While concluding that the system itself is flawed, Fletcher is altogether more positive about the people attempting to work within it: “The passion and idealism of the teaching profession shines through. Respondents support student centred and future facing outcomes.

“They are excited by the advantages technology could offer in improving standards, bringing learning communities together, and in developing more personalised approaches to assessment. They are clear, however, that the current educational system is falling short.

The challenges we face in the 21st century and the framework within which we work have changed beyond all recognition and we now need to reset the dial – Sarah Fletcher, St Paul’s Girls’ School

“In [the survey respondents’ view] the curriculum is not sufficiently relevant or motivating,” she added. “Assessment appears to focus more on benchmarking and the needs of university selection than on student progression, and there is real worry about inclusion.

“The scores relating to the needs of students with physical and mental ill health are very low, while economic status is still viewed as the biggest barrier to success. Social mobility, curriculum and assessment are closely intertwined and there is no doubting the need for a proper review of our provision if we are to offer the inclusive, equitable system to which we aspire.”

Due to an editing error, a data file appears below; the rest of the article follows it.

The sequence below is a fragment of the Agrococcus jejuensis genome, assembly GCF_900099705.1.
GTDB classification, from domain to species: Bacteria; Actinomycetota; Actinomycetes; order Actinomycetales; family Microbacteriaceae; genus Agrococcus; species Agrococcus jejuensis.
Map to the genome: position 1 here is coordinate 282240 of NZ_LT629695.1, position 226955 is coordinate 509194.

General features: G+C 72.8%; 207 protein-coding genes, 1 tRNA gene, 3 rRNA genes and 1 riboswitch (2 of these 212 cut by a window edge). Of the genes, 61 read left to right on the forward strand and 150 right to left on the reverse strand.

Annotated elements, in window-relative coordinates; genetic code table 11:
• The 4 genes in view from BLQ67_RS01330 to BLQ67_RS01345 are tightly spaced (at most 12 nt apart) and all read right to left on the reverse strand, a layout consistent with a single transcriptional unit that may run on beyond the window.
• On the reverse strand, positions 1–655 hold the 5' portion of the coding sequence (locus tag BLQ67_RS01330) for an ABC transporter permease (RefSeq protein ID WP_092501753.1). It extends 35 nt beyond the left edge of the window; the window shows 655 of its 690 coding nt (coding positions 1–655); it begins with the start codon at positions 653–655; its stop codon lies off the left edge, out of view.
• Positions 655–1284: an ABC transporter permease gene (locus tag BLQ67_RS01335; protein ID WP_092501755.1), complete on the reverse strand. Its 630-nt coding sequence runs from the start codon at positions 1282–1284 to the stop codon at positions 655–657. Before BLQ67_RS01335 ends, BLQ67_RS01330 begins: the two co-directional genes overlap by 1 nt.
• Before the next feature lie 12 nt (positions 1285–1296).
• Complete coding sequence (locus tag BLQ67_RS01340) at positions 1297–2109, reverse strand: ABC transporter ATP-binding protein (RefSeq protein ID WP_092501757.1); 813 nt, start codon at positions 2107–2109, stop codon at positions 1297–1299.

The report calls on government to appoint an apolitical individual or organisation to swiftly lead a widely ranging consultation with educators, business, universities, parents and students to help inform the design of a new model of assessment.

This process should, according to the HMC report:

  • Beyond the acquisition of knowledge and learning skills, curricula focus should be placed on the development of the wider qualities needed for personal agency and active, ethical citizenship in a respectful, tolerant, and sustainable world.
  • Address concerns about mental and physical health and wellbeing, in consultation with wellbeing experts and neuroscientists.
  • Research how best we motivate and engage young people in the learning process.
  • Focus on prioritising inclusion and meeting the needs of every student.
  • Consider how educators can be supported with resources and training to enable them to fulfil a holistic educational role.
  • Create a mechanism which enables teachers, students and others to contribute to ongoing conversations about the future of education.
  • Explore the role of edtech in teaching, learning and assessment, paying careful heed to its ethical and practical implication.


“There is real appetite amongst the teaching community to look at these issues and soon,” said Fletcher.

“The overwhelming belief is that politicians should cede place to professionals, allowing review and reform to be driven by those at the forefront of education – teachers, academics, researchers, wellbeing experts and recent school leavers.”

The report’s findings were endorsed by the chair of the HMC Academic Policy Committee, Martin Collier.

“It is of central importance that the national assessment system is relevant and fit for purpose,” he said. “Above all else, it needs to best serve the interests of all students. This report will help inform the on-going debate about the national assessment system and how it might be reformed.”

Read the full report